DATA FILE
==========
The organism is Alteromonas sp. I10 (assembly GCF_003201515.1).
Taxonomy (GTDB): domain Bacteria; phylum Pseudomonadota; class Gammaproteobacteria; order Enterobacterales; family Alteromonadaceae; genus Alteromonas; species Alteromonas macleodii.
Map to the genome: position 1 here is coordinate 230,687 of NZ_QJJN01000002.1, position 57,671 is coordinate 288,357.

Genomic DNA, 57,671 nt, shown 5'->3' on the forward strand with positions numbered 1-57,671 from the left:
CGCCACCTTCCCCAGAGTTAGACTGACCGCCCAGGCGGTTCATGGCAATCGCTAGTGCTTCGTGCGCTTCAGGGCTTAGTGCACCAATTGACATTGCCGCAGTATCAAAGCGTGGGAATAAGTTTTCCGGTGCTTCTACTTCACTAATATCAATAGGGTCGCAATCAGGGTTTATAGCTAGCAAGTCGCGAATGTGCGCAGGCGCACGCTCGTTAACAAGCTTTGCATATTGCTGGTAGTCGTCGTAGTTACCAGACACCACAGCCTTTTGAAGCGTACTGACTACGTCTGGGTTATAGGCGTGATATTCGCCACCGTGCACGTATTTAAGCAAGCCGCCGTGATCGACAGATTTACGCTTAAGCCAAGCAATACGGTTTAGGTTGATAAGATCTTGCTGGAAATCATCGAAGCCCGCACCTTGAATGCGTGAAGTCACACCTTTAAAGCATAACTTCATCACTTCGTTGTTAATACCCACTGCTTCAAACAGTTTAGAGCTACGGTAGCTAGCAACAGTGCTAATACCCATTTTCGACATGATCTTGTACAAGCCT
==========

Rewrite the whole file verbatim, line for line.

The organism is Alteromonas sp. I10 (assembly GCF_003201515.1).
Taxonomy (GTDB): domain Bacteria; phylum Pseudomonadota; class Gammaproteobacteria; order Enterobacterales; family Alteromonadaceae; genus Alteromonas; species Alteromonas macleodii.
Map to the genome: position 1 here is coordinate 230,687 of NZ_QJJN01000002.1, position 57,671 is coordinate 288,357.

Genomic DNA, 57,671 nt, shown 5'->3' on the forward strand with positions numbered 1-57,671 from the left:
CGCCACCTTCCCCAGAGTTAGACTGACCGCCCAGGCGGTTCATGGCAATCGCTAGTGCTTCGTGCGCTTCAGGGCTTAGTGCACCAATTGACATTGCCGCAGTATCAAAGCGTGGGAATAAGTTTTCCGGTGCTTCTACTTCACTAATATCAATAGGGTCGCAATCAGGGTTTATAGCTAGCAAGTCGCGAATGTGCGCAGGCGCACGCTCGTTAACAAGCTTTGCATATTGCTGGTAGTCGTCGTAGTTACCAGACACCACAGCCTTTTGAAGCGTACTGACTACGTCTGGGTTATAGGCGTGATATTCGCCACCGTGCACGTATTTAAGCAAGCCGCCGTGATCGACAGATTTACGCTTAAGCCAAGCAATACGGTTTAGGTTGATAAGATCTTGCTGGAAATCATCGAAGCCCGCACCTTGAATGCGTGAAGTCACACCTTTAAAGCATAACTTCATCACTTCGTTGTTAATACCCACTGCTTCAAACAGTTTAGAGCTACGGTAGCTAGCAACAGTGCTAATACCCATTTTCGACATGATCTTGTACAAGCCT